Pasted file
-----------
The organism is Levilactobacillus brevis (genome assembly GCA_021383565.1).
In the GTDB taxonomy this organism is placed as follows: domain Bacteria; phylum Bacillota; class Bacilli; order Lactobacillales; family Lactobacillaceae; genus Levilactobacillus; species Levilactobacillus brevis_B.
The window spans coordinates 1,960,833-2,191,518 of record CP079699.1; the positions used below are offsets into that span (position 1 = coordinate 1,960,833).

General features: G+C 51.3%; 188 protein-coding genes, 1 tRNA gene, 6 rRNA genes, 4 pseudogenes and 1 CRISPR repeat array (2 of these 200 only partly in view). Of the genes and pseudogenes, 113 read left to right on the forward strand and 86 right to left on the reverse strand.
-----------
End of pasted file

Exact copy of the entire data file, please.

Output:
The organism is Levilactobacillus brevis (genome assembly GCA_021383565.1).
In the GTDB taxonomy this organism is placed as follows: domain Bacteria; phylum Bacillota; class Bacilli; order Lactobacillales; family Lactobacillaceae; genus Levilactobacillus; species Levilactobacillus brevis_B.
The window spans coordinates 1,960,833-2,191,518 of record CP079699.1; the positions used below are offsets into that span (position 1 = coordinate 1,960,833).

General features: G+C 51.3%; 188 protein-coding genes, 1 tRNA gene, 6 rRNA genes, 4 pseudogenes and 1 CRISPR repeat array (2 of these 200 only partly in view). Of the genes and pseudogenes, 113 read left to right on the forward strand and 86 right to left on the reverse strand.